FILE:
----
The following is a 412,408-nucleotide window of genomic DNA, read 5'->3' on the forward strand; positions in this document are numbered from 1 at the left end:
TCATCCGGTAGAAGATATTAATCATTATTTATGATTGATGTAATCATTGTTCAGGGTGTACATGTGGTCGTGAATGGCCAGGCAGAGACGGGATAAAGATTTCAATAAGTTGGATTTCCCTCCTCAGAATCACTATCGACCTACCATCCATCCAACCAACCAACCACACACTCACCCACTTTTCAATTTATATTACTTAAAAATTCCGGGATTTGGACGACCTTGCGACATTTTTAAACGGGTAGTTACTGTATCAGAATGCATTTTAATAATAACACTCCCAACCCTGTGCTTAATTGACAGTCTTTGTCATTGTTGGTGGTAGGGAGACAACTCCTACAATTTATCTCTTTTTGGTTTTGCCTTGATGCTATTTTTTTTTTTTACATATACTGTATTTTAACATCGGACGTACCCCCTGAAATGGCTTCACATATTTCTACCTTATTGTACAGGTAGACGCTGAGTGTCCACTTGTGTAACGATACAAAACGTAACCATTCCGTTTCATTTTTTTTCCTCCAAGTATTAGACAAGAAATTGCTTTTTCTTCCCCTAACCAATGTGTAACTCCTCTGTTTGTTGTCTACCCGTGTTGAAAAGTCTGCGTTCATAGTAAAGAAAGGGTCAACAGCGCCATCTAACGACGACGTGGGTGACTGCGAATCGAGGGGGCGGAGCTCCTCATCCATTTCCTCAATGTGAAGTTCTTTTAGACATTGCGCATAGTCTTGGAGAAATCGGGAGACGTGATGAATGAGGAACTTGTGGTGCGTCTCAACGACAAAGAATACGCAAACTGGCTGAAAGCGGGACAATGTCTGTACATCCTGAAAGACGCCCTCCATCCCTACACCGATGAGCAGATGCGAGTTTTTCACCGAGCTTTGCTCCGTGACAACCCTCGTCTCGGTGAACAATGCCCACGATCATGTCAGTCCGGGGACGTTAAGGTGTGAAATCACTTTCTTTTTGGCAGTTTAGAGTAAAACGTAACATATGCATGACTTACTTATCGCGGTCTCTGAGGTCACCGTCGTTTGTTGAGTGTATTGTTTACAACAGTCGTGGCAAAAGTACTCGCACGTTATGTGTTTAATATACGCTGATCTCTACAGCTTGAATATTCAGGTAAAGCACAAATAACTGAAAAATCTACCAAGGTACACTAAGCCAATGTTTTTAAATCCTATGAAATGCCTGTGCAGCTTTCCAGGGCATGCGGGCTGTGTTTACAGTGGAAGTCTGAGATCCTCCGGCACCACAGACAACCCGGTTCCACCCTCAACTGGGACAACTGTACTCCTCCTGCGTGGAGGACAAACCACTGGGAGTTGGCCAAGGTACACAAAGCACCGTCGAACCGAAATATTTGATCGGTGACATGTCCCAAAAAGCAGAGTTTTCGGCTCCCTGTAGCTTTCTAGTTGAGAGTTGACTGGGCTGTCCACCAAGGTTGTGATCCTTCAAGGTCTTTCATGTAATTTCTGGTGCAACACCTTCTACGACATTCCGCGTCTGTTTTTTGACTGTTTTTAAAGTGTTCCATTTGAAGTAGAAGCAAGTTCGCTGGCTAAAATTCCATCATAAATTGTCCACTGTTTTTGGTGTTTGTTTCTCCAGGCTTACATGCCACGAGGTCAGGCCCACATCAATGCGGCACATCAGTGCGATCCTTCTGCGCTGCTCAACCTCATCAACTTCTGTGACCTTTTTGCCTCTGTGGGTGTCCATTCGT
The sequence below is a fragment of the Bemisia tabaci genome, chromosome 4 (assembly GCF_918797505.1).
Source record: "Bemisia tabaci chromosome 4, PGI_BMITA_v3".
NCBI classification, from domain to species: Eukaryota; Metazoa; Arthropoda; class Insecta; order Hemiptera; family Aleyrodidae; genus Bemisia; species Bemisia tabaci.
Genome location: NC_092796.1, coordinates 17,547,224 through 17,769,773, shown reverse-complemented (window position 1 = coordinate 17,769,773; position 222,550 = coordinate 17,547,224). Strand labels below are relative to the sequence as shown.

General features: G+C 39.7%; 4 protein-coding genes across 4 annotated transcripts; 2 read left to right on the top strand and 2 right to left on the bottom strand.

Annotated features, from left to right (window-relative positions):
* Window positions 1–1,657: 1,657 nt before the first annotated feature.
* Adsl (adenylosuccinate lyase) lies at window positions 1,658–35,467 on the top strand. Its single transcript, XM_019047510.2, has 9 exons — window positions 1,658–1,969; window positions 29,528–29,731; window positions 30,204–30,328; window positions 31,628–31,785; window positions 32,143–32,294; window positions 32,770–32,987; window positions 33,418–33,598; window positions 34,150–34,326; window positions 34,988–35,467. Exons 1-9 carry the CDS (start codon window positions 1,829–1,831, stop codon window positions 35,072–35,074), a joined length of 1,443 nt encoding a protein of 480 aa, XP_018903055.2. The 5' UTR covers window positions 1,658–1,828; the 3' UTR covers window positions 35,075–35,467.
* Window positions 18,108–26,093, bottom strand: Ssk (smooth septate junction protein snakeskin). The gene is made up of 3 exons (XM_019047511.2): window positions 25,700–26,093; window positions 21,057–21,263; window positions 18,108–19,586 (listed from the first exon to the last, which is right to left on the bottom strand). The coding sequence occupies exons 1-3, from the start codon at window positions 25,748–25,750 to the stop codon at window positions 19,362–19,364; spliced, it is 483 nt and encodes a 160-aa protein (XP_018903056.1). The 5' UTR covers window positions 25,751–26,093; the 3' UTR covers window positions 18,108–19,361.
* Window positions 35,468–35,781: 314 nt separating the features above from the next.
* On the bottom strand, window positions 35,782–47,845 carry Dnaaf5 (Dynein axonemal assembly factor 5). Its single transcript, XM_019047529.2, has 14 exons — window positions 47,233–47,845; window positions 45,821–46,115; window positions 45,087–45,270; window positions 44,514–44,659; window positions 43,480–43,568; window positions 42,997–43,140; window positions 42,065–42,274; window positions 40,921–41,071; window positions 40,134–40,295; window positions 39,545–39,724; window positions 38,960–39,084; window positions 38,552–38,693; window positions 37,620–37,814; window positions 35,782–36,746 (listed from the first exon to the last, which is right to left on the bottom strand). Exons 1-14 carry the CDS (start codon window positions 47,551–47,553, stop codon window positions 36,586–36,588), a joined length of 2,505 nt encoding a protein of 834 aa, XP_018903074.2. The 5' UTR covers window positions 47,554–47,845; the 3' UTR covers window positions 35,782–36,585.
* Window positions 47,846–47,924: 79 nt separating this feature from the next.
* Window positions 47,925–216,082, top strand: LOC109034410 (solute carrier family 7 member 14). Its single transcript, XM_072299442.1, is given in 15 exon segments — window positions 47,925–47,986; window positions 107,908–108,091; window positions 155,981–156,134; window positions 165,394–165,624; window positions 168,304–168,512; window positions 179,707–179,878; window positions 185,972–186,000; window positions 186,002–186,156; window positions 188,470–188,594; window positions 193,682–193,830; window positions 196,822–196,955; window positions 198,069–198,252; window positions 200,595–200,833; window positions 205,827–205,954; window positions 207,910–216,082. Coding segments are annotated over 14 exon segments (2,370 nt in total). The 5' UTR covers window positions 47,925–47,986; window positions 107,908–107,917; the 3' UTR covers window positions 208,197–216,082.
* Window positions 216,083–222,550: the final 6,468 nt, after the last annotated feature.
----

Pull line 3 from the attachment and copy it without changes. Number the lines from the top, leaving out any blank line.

The sequence below is a fragment of the Bemisia tabaci genome, chromosome 4 (assembly GCF_918797505.1).